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Cherry MX variants

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Cherry drawing TS 00006, the original MX part number schema, first drawn in November 1982, lists MX1A-11xx (Black), MX1A-21xx (Linear Grey), MX1A-31xx (Lock), MX1A-A1xx (White) and MX1A-B1xx (Click Grey). The drawing was last modified in September 1983, which suggests but does not prove that these models were all available by that point. (Not all of those types were necessarily included when the drawing was originally created, either.)

The 1988 schema (drawing TS 00006-2) adds MX1A-C1xx (Clear), MX1A-D1xx (Tactile Grey), MX1A-E1xx (Blue) and MX1A-F1xx (Green).

Standard types

MX1A-0NNN

According to Hirose, “German MX switch was based on Japan version”. MX1A-0NNN is the part number given in Hirose’s datasheet, with 50 cN actuation. No Hirose patent has been found for linear MX.

The Yamaha QX3 Digital Sequence Recorder service manual gives the switches in the machine as KHH10908 (used for the small pushbuttons) and MX1A-0NNN (used for the keyswitches). Correspondence between UncleFan and online sellers indicates that these switches are both orange and clear, and within the same QX3 unit there can be a random assortment of both colours. Examples depicted online show them as orange.

Part: MX1A-0NNN
Introduced: 1983?
Stem: Orange, clear
Shell: Black
Type: Linear
Actuation force: 50±17 gf
Preload: ?
Terminal force: ?

MX Black

Cherry’s own diagram shows MX Black as being introduced in 1984 (following MX Linear in 1983), but it was given in the 1982–3 part number schema as “schwarz” (black).

Part: MX1A-11xx
Introduced: 1983?
Stem: Black
Shell: Black
Type: Linear
Actuation force: 60±20 cN
Preload: 30 cN min. (2016)
Terminal force: ca. 85 cN

MX Linear Grey

The colour of this switch is confusing. In the 1982–3 part number schema, it is given simply as “grau” (grey), but even as late as 1984, it was found as black with a red spot of paint on the bottom for differentiation in US-made keyboards. The grey colour was formalised in the 1988 part number schema as grey 37, but early examples were found as a paler grey with a subtle cream tint. No clarification has been made as to the point that the grey colouration was introduced or when the shade of grey changed.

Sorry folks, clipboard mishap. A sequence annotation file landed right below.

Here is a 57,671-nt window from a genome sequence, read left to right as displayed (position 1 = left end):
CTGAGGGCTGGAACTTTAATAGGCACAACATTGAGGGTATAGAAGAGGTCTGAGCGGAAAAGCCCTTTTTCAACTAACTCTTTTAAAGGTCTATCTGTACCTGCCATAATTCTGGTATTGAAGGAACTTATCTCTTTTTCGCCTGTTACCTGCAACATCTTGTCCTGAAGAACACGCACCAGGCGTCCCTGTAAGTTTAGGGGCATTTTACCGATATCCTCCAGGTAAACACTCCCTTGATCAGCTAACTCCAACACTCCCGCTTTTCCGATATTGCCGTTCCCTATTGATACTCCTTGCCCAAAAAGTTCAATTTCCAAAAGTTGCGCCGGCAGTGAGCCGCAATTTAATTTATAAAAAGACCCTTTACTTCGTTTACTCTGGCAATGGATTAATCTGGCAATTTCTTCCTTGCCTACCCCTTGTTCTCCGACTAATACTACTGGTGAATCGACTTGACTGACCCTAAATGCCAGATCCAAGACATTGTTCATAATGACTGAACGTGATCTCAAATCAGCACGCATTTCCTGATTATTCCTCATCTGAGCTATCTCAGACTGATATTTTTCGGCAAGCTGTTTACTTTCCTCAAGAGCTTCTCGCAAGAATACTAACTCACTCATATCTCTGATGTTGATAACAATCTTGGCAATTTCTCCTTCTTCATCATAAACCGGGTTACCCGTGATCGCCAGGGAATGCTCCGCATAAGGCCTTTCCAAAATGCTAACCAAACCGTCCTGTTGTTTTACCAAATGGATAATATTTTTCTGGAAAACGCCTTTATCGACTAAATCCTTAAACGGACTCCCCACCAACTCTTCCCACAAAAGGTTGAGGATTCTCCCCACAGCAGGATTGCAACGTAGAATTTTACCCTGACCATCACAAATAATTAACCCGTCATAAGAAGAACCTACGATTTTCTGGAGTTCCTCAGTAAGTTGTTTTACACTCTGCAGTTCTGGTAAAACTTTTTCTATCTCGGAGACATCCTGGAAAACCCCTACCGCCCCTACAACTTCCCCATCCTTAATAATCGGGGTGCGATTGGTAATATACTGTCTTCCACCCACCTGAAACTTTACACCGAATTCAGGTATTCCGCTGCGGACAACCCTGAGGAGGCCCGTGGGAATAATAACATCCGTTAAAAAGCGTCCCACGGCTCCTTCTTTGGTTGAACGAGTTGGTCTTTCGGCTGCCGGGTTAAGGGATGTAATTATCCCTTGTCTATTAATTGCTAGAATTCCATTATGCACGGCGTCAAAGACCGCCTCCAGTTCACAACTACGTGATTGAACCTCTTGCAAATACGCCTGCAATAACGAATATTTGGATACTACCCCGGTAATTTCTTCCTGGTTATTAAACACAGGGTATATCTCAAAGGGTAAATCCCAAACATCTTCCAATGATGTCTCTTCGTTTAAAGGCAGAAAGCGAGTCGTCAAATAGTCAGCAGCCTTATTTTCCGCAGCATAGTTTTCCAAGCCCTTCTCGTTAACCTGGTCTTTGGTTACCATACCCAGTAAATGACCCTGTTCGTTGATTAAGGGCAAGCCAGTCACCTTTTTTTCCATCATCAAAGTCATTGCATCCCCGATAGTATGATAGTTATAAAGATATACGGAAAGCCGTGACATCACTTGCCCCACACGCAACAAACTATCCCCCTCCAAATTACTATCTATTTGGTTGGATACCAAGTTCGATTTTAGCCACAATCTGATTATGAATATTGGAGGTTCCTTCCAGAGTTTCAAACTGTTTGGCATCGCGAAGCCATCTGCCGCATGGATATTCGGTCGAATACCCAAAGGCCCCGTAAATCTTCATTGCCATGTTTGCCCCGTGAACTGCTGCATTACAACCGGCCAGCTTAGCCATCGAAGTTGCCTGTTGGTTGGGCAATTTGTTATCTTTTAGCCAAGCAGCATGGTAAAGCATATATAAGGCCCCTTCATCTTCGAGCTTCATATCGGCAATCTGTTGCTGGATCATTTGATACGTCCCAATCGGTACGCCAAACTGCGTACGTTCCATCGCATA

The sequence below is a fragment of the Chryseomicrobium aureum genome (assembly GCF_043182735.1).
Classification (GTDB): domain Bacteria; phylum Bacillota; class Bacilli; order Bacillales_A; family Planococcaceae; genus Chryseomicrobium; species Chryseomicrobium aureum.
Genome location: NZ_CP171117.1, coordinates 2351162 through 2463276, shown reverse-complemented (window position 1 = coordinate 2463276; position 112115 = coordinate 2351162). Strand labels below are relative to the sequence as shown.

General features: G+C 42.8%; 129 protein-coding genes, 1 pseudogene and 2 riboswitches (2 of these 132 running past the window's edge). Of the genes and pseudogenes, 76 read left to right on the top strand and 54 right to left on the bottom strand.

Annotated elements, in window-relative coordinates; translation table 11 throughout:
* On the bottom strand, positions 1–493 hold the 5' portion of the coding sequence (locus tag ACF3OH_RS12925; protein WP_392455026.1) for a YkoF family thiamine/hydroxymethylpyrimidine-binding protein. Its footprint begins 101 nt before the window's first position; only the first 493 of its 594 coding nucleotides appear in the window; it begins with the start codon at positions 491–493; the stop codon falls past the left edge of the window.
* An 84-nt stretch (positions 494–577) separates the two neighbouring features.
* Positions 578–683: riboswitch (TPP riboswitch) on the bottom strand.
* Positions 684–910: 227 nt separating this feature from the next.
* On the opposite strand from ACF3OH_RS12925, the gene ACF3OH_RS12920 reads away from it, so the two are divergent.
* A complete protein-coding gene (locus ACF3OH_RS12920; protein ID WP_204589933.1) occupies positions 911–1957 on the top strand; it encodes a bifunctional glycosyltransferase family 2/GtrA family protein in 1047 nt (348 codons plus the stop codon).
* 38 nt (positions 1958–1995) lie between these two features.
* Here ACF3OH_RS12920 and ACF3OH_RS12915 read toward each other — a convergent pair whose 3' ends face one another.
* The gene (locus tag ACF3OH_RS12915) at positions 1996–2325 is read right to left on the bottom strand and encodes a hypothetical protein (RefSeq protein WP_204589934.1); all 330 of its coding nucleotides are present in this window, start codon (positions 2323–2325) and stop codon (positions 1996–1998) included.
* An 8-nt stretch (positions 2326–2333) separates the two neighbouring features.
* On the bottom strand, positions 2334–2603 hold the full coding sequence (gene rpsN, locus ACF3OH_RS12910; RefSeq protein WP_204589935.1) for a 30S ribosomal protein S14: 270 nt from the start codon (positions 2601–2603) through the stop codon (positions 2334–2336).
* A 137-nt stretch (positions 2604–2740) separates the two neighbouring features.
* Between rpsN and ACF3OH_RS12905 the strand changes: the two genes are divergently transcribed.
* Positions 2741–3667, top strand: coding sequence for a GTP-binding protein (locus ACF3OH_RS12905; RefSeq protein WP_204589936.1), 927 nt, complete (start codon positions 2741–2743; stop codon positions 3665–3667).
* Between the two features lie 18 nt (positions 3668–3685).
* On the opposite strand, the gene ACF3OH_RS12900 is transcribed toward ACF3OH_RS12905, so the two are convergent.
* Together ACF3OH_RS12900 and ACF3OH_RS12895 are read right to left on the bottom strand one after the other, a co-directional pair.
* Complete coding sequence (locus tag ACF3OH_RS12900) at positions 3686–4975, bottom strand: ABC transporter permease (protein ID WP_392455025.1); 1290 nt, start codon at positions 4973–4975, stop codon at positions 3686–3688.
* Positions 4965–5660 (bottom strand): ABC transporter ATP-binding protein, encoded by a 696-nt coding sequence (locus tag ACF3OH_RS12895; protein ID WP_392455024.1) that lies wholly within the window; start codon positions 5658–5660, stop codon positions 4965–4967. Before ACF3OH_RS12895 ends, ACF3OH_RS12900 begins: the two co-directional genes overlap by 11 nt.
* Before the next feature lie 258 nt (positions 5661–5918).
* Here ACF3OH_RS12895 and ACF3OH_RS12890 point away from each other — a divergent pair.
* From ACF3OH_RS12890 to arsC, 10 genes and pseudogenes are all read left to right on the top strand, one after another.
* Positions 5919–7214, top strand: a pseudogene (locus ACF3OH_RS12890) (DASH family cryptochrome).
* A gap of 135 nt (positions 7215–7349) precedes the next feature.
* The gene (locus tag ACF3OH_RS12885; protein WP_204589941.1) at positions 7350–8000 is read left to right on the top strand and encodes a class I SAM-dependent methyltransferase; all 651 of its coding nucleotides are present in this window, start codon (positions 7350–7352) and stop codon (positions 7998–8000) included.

Part: MX1A-21xx
Introduced: 1983?
Stem: Black, grey, grey 37
Shell: Black
Type: Linear, for space bar
Actuation force: 80±25 cN
Preload: 30 cN min. (2016), depicted as ca. 50 cN
Terminal force: ca. 110 cN

MX Lock

MX Lock was found in a Xerox 1109 type 2 keyboard tentatively dated 1984. It was omitted from the German 1985 datasheet, but it was included in the 1982–3 part number schema. Although the aforementioned Xerox keyboard was made in Japan, the MX Lock switch was the one switch type with a German 8 mm keystem intead of a Hirose keystem. MX Lock uses the same rotating-wheel latching mechanism as Cherry gold crosspoint, offering smooth operation without the detent feel associated with heart cam designs. This switch does appear in the 1985 EEM advertisement.

Part: MX1A-31xx
Introduced: 1983?
Stem: Black, colourless
Shell: Black+grey, black
Type: Alternate action (linear)
Actuation force: 60±20 cN
Preload: 30 cN min. (2016), depicted as 35 cN
Terminal force: ca. 105 cN

MX White

In the 1982–1983 version of the MX part number schema, MX1A-A1xx is listed as “natur”, meaning that it was originally unpigmented. This is not unexpected, as Cherry tended to use black and clear as the two main colour options in switches. The white pigmentation was added by 1988, as in the 1988 part number schema it is given as white.

MX White is the switch depicted in US patent 4467160, “Low profile switch”, filed on 1983-07-12 with a priority date of 1982-08-06 and granted on 1984-08-21. The patent makes significant mention of hysteresis (which Cherry always document as “movement differential”) but not of any kind of audible feedback. The G80-0928H brochure notes:

Einsatz der überlegenen MX Taste mit 4 mm Betätigungs-Hub und Gold-Crosspoint-Kontakten, in Linear- oder Druckpunkt-Version mit taktiler Rückmeldung ("Fühlbarer Click")

Further down, it also states:

Optionen:

Lineare Tastenmodulausführung mit akustischer Rückmeldung ("Hörbarer Click")

This brochure appears to be dated November 1986. At this point, the primary options were linear or tactile, although MX White is curiously described as “tactile click”. Additionally, you could select linear with “acoustic” feedback (“audible click”).

This serves to strengthen the argument that MX White was not intended to be a clicky switch.

Part: MX1A-A1xx
Introduced: 1983?
Stem: Clear, white
Shell: Black
Type: Tactile with hysteresis
Actuation force: 75±25 cN (1985), 70±20 cN (2016)
Preload: 30 cN min. (2016), depicted as ca. 45 cN
Terminal force: ca. 85 cN

MX Click Grey

“MX Click Grey” is something of a misnomer, because although MX White and MX Click Grey can click, this is not intentional. This should really be “MX Movement Differential Grey” but that is something of a fingerful.